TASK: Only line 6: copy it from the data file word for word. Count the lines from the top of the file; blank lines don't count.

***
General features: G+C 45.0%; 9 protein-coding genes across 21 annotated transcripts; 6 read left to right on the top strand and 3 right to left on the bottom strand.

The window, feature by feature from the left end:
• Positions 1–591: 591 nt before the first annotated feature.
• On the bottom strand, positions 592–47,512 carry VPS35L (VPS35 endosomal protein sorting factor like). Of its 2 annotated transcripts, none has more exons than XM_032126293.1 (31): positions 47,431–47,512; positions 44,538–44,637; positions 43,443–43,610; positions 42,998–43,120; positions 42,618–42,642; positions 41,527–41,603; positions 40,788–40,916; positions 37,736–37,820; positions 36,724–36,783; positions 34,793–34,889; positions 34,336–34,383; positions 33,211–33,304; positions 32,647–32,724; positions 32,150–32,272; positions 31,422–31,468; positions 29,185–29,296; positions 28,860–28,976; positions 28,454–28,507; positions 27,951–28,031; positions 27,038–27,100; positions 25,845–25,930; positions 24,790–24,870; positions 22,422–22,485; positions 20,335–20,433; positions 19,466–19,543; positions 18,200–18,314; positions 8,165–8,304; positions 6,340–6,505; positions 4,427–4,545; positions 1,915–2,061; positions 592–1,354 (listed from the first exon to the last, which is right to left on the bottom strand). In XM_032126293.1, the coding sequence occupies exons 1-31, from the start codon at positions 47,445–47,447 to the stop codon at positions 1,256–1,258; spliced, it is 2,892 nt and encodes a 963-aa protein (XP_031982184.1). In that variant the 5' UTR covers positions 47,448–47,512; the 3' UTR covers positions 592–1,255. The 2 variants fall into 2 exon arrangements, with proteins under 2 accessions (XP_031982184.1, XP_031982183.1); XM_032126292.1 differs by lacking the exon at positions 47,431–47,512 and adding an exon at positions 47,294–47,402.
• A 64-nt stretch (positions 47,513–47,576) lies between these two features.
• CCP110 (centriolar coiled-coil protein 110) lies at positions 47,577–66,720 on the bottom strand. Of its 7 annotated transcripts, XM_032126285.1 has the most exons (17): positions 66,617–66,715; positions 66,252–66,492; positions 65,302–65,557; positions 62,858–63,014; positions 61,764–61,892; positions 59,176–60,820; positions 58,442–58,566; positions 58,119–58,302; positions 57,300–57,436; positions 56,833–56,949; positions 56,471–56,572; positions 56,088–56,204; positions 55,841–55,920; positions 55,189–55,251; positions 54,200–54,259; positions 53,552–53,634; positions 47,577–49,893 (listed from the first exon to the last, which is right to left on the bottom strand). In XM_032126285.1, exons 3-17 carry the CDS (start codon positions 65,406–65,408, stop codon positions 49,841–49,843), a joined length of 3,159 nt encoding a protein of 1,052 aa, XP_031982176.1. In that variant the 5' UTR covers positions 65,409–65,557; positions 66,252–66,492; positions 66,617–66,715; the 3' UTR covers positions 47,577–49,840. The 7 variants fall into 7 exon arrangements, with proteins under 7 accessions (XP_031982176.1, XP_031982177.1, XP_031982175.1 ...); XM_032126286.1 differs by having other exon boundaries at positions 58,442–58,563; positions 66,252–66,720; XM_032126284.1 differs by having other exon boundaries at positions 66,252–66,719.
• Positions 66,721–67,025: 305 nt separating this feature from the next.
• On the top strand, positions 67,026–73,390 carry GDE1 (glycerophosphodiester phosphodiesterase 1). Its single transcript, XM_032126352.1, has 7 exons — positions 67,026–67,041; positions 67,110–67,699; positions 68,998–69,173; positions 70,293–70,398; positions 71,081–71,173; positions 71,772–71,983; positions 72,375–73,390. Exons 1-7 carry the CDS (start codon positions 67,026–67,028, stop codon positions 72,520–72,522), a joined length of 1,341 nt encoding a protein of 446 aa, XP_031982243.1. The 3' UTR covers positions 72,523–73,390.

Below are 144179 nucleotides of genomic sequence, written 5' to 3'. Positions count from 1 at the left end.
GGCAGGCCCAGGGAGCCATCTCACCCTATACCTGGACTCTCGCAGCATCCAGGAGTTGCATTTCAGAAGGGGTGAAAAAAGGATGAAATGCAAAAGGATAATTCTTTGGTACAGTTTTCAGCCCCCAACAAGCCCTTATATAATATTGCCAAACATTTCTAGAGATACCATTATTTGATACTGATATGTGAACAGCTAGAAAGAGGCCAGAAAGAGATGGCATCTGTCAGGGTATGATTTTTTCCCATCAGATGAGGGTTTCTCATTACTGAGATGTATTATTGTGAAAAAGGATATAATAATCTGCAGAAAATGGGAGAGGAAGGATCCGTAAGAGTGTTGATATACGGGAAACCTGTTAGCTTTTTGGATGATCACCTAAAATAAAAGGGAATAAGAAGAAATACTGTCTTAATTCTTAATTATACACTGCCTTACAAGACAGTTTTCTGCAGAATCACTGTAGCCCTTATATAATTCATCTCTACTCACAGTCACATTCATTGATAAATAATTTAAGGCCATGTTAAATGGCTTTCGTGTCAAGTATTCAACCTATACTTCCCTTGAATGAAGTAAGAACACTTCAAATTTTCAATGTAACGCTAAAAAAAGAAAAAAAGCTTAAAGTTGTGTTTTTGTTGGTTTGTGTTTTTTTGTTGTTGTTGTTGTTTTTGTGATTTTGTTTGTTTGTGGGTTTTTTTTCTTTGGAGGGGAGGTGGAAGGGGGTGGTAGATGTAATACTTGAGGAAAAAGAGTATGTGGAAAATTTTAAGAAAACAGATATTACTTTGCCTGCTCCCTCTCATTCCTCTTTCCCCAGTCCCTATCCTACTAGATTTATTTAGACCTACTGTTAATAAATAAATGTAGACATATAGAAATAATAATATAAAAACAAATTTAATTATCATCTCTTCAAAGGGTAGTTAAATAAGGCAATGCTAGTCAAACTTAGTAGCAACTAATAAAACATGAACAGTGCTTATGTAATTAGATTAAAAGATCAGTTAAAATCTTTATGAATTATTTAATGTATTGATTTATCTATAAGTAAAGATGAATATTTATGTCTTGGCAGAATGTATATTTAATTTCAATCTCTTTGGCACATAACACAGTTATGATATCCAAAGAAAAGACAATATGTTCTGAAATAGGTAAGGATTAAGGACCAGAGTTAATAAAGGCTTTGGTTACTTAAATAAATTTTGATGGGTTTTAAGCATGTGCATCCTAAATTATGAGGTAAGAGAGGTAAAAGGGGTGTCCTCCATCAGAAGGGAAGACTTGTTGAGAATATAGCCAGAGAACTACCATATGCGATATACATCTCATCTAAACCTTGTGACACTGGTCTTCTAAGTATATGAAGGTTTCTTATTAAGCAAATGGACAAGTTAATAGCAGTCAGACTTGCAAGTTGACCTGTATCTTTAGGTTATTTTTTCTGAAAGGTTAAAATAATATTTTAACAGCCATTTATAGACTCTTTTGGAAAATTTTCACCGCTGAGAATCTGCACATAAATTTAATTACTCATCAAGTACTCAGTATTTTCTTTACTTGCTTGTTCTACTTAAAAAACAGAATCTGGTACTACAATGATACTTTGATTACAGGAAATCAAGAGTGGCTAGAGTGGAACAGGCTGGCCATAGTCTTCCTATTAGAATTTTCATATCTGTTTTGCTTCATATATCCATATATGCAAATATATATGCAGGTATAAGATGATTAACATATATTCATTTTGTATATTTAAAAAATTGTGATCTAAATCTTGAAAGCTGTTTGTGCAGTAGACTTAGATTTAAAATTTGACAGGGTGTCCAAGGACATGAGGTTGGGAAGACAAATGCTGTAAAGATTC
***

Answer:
• CCP110 (centriolar coiled-coil protein 110) lies at positions 47,577–66,720 on the bottom strand. Of its 7 annotated transcripts, XM_032126285.1 has the most exons (17): positions 66,617–66,715; positions 66,252–66,492; positions 65,302–65,557; positions 62,858–63,014; positions 61,764–61,892; positions 59,176–60,820; positions 58,442–58,566; positions 58,119–58,302; positions 57,300–57,436; positions 56,833–56,949; positions 56,471–56,572; positions 56,088–56,204; positions 55,841–55,920; positions 55,189–55,251; positions 54,200–54,259; positions 53,552–53,634; positions 47,577–49,893 (listed from the first exon to the last, which is right to left on the bottom strand). In XM_032126285.1, exons 3-17 carry the CDS (start codon positions 65,406–65,408, stop codon positions 49,841–49,843), a joined length of 3,159 nt encoding a protein of 1,052 aa, XP_031982176.1. In that variant the 5' UTR covers positions 65,409–65,557; positions 66,252–66,492; positions 66,617–66,715; the 3' UTR covers positions 47,577–49,840. The 7 variants fall into 7 exon arrangements, with proteins under 7 accessions (XP_031982176.1, XP_031982177.1, XP_031982175.1 ...); XM_032126286.1 differs by having other exon boundaries at positions 58,442–58,563; positions 66,252–66,720; XM_032126284.1 differs by having other exon boundaries at positions 66,252–66,719.